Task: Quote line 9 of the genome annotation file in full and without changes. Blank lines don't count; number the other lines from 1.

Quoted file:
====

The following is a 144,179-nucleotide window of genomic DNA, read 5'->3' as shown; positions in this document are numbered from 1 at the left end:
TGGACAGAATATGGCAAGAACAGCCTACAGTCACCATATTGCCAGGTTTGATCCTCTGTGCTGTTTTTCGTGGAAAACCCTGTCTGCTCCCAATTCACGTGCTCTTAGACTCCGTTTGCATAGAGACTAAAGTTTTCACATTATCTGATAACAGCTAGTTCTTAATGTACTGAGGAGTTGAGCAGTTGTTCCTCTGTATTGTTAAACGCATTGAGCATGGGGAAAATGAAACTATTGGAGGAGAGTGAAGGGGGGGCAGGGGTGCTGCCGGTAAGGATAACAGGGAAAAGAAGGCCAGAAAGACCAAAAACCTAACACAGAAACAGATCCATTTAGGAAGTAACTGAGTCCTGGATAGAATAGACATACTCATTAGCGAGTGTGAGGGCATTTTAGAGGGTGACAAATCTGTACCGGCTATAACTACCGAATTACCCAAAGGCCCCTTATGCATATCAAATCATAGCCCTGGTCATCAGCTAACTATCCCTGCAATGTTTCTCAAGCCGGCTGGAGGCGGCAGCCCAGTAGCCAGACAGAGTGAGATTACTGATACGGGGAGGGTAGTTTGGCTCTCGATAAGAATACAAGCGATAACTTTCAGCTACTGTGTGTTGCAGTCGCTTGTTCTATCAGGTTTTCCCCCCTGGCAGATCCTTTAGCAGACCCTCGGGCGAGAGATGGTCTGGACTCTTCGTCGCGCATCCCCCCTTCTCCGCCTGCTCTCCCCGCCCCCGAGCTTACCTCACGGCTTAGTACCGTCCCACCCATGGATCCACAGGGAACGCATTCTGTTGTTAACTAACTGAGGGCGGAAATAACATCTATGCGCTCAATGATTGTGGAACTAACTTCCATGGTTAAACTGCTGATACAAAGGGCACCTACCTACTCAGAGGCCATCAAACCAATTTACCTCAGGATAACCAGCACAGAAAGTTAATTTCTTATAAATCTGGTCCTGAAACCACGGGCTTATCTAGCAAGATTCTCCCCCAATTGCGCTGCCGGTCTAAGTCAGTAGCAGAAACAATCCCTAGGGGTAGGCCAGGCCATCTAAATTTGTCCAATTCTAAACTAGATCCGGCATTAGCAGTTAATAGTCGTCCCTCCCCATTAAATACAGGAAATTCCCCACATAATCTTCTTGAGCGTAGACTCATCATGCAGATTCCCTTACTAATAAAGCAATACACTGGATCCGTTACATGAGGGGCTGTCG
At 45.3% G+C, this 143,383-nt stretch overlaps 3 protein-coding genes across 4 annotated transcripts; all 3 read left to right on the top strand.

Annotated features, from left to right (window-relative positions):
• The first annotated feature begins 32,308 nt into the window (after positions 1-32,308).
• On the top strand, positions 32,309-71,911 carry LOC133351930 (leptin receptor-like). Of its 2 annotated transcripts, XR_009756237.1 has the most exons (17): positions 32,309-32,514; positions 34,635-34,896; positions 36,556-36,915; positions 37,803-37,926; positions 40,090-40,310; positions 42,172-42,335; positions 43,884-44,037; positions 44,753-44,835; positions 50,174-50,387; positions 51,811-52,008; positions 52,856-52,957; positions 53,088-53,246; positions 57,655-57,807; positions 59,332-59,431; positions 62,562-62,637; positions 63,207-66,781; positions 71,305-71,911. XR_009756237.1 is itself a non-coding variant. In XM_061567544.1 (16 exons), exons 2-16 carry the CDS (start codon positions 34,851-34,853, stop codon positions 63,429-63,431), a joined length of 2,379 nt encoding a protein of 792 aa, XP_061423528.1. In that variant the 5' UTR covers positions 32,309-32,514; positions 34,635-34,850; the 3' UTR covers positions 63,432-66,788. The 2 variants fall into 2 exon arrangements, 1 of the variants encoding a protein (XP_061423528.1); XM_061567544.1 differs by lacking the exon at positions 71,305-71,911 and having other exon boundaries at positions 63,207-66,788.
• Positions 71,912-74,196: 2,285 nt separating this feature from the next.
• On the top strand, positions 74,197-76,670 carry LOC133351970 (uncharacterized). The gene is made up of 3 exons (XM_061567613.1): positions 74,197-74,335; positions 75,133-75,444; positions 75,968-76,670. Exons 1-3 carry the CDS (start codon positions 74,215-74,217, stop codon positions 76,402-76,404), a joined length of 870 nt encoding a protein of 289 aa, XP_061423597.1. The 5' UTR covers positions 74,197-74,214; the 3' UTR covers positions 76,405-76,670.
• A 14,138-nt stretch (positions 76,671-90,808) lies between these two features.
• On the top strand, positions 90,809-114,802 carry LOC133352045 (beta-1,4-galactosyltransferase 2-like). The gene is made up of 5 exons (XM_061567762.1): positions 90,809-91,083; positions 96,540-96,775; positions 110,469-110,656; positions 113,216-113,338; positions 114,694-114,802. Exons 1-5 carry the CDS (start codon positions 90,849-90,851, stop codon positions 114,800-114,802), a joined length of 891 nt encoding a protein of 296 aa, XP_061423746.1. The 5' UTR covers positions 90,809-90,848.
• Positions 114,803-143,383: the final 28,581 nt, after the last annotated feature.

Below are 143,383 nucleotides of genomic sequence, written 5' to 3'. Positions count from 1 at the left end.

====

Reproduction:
• A 14,138-nt stretch (positions 76,671-90,808) lies between these two features.